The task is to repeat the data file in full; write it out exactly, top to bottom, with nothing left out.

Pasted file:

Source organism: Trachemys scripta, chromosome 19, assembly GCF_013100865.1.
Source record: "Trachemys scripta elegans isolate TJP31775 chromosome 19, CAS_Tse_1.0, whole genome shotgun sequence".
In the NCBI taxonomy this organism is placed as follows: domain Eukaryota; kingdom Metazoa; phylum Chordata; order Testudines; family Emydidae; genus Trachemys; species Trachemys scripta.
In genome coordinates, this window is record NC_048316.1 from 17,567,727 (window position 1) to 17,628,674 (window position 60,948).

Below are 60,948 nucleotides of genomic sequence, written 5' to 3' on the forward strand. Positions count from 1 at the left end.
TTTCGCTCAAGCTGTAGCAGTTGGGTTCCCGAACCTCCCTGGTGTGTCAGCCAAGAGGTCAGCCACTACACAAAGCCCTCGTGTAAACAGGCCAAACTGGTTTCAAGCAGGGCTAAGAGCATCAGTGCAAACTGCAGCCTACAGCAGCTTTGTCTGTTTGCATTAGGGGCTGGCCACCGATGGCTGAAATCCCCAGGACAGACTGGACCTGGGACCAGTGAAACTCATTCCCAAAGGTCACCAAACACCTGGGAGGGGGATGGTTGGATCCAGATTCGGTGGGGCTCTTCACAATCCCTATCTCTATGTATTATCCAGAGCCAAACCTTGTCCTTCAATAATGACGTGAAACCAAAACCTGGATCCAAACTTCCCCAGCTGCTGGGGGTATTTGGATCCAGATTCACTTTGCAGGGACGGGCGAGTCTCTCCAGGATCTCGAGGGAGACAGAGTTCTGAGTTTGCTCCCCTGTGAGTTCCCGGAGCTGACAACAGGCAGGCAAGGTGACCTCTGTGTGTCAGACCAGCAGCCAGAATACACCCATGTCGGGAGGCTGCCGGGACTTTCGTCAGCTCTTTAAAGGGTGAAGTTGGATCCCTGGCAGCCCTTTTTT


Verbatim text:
Source organism: Trachemys scripta, chromosome 19, assembly GCF_013100865.1.
Source record: "Trachemys scripta elegans isolate TJP31775 chromosome 19, CAS_Tse_1.0, whole genome shotgun sequence".
In the NCBI taxonomy this organism is placed as follows: domain Eukaryota; kingdom Metazoa; phylum Chordata; order Testudines; family Emydidae; genus Trachemys; species Trachemys scripta.
In genome coordinates, this window is record NC_048316.1 from 17,567,727 (window position 1) to 17,628,674 (window position 60,948).

Below are 60,948 nucleotides of genomic sequence, written 5' to 3' on the forward strand. Positions count from 1 at the left end.
TTTCGCTCAAGCTGTAGCAGTTGGGTTCCCGAACCTCCCTGGTGTGTCAGCCAAGAGGTCAGCCACTACACAAAGCCCTCGTGTAAACAGGCCAAACTGGTTTCAAGCAGGGCTAAGAGCATCAGTGCAAACTGCAGCCTACAGCAGCTTTGTCTGTTTGCATTAGGGGCTGGCCACCGATGGCTGAAATCCCCAGGACAGACTGGACCTGGGACCAGTGAAACTCATTCCCAAAGGTCACCAAACACCTGGGAGGGGGATGGTTGGATCCAGATTCGGTGGGGCTCTTCACAATCCCTATCTCTATGTATTATCCAGAGCCAAACCTTGTCCTTCAATAATGACGTGAAACCAAAACCTGGATCCAAACTTCCCCAGCTGCTGGGGGTATTTGGATCCAGATTCACTTTGCAGGGACGGGCGAGTCTCTCCAGGATCTCGAGGGAGACAGAGTTCTGAGTTTGCTCCCCTGTGAGTTCCCGGAGCTGACAACAGGCAGGCAAGGTGACCTCTGTGTGTCAGACCAGCAGCCAGAATACACCCATGTCGGGAGGCTGCCGGGACTTTCGTCAGCTCTTTAAAGGGTGAAGTTGGATCCCTGGCAGCCCTTTTTT